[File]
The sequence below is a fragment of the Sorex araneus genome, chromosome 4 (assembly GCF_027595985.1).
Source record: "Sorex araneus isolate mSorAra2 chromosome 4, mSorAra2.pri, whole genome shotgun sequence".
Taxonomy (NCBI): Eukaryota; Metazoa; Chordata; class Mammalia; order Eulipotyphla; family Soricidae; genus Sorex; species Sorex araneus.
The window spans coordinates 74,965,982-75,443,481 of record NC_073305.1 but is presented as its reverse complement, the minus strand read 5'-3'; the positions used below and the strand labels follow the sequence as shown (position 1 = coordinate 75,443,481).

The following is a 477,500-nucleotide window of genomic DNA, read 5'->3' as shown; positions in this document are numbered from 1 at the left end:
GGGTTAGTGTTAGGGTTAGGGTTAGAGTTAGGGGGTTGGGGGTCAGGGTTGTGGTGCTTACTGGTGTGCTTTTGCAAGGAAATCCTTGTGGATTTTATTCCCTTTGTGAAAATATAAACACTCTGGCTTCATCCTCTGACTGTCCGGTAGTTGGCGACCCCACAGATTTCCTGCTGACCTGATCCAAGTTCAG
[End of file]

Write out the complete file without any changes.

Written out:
The sequence below is a fragment of the Sorex araneus genome, chromosome 4 (assembly GCF_027595985.1).
Source record: "Sorex araneus isolate mSorAra2 chromosome 4, mSorAra2.pri, whole genome shotgun sequence".
Taxonomy (NCBI): Eukaryota; Metazoa; Chordata; class Mammalia; order Eulipotyphla; family Soricidae; genus Sorex; species Sorex araneus.
The window spans coordinates 74,965,982-75,443,481 of record NC_073305.1 but is presented as its reverse complement, the minus strand read 5'-3'; the positions used below and the strand labels follow the sequence as shown (position 1 = coordinate 75,443,481).

The following is a 477,500-nucleotide window of genomic DNA, read 5'->3' as shown; positions in this document are numbered from 1 at the left end:
GGGTTAGTGTTAGGGTTAGGGTTAGAGTTAGGGGGTTGGGGGTCAGGGTTGTGGTGCTTACTGGTGTGCTTTTGCAAGGAAATCCTTGTGGATTTTATTCCCTTTGTGAAAATATAAACACTCTGGCTTCATCCTCTGACTGTCCGGTAGTTGGCGACCCCACAGATTTCCTGCTGACCTGATCCAAGTTCAG